489 patients diagnosed with STEMI by emergency physicians receiving emergency cardiac catheterization Prospective CohortAbsence of clear culprit lesion on coronary angiography 489 patients coronary angiography: 54 (11%) had no culprit lesion. Predictors of false-positive STEMI: absence of chest pain, no reciprocal ST-segment changes, fewer than 3 cardiovascular risk factors, symptom duration longer than 6hSmall sample size Single study site Validation of risk score
Kontos MC, Kurz MC, Roberts CS
May 2010
249 emergency physician activations of the cardiac catheterization laboratory for suspected STEMI Case Series4 Groups: 1. ECG diagnostic for STEMI and diagnosed with MI, 2. Initial EKG met ST-segment elevation for STEMI but MI was excluded, 3. Patients with concerning EKG but did not meet criteria for STEMI, 4. After activation of cath lab and cardiology evaluation findings were not thought to be STEMI or ischemiaGroup 1: 188 (76%) were true STEMI, 13 did not have angiography performed. Group 2: 37 (15%) did not have myocardial necrosis but underwent catheterization, 11 had significant disease with 6 having PCI 26 had no significant disease. Group 3: 11 patients. 9 had angiography and 4 had significant disease. Group 4: 13, (5.2%) unnecessary activationCategorized by discharge diagnosis (may have been presumed or suspected) Does not address missed STEMI


Prompt evaluation of patients with suspected ST-segment elevation myocardial infarction is necessary to achieve the recommended door-to-balloon time of <90 minutes. Because of this, routine clinical assessment and laboratory data are often bypassed and patients are sent to emergency cardiac catheterization when revascularization is not indicated. Data from the above mentioned studies show that there are a significant number of patients who undergo cardiac catheterization without significant disease or culprit artery. False ST-segment elevation MI were more often found in patients with absence of chest pain, no reciprocal ST-segment changes, fewer than 3 cardiac risk factors, symptom duration >6h, women, history of illicit drug abuse, history of known CAD, lower amplitude EKG elevations, and new LBBB. Further studies are needed in larger patient samples to further characterize predictors of false-positive STEMI.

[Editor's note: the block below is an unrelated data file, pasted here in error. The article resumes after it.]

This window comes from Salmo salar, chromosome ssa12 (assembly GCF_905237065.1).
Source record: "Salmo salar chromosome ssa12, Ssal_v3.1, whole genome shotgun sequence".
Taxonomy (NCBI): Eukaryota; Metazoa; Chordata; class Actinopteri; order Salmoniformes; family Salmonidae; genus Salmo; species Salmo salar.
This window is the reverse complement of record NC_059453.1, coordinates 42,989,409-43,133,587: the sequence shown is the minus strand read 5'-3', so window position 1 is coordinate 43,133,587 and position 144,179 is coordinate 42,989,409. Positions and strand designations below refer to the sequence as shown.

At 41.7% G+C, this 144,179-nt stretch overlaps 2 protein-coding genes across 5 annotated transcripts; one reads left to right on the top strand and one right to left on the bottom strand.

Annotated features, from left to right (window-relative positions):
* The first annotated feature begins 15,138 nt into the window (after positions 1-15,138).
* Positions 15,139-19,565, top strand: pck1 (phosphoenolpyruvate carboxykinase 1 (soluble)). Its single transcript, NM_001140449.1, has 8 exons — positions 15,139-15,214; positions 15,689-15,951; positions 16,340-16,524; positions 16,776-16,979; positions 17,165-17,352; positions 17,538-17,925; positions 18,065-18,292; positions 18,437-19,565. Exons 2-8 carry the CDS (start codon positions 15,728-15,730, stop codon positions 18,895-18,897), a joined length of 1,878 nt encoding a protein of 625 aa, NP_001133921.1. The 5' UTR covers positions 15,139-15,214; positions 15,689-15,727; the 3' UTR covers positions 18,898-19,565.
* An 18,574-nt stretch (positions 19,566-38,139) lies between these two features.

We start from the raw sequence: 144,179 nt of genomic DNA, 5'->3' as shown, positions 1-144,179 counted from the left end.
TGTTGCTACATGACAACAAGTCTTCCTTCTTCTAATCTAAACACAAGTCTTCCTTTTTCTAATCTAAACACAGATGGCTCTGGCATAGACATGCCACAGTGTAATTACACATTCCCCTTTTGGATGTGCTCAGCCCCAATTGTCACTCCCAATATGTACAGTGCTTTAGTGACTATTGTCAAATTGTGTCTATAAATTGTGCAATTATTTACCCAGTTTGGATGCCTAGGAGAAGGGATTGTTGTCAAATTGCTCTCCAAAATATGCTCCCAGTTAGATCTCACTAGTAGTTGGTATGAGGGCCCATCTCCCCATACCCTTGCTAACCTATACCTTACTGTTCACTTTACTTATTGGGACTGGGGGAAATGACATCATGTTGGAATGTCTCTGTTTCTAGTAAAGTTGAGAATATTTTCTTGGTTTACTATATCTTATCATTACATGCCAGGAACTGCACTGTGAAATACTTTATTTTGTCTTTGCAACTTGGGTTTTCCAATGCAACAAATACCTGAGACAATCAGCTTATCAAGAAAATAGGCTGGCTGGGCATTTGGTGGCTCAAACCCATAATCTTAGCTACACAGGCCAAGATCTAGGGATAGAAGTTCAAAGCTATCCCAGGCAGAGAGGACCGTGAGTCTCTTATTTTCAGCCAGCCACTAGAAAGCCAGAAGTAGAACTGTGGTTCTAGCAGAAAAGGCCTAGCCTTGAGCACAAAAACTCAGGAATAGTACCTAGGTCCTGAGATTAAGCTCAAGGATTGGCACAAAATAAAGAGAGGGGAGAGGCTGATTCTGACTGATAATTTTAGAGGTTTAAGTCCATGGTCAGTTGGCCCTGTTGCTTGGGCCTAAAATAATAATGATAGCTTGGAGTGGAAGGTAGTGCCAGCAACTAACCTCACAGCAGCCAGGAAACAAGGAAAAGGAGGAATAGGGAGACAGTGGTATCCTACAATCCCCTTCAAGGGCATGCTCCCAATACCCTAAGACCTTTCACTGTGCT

Editor Comment


Clinical Bottom Line

A significant portion of STEMI activations is considered false-positive activations. More studies are needed to further characterize patients who are likely to have false-positive STEMI activations


  1. Larson DM, Menssen KM, Sharkey SW, et al False-Positive Cardiac Catheterization Laboratory Activation Among Patients With Suspected ST-Segment Elevation Myocardial Infarction JAMA 2007 Dec 19;298(23):2754-60
  2. McCabe JM, Armstrong EJ, Kulkarni A, et al Prevalence and factors associated with false-positive ST-segment elevation myocardial infarction diagnoses at primary percutaneous coronary intervention–capable centers: a report from the Activate-S Arch Intern Med. 2012 Jun 11;172(11):864-71
  3. Nfor T, Kostopoulos L, Hashim H, et al. Identifying false-positive ST-elevation myocardial infarction in emergency department patients. J Emerg Med. 2012 Oct;43(4):561-7
  4. Kontos MC, Kurz MC, Roberts CS An evaluation of the accuracy of emergency physician activation of the cardiac catheterization laboratory for patients with suspected ST-segment elevation myocardial infarction Ann Emerg Med 2010 May;55(5):423-30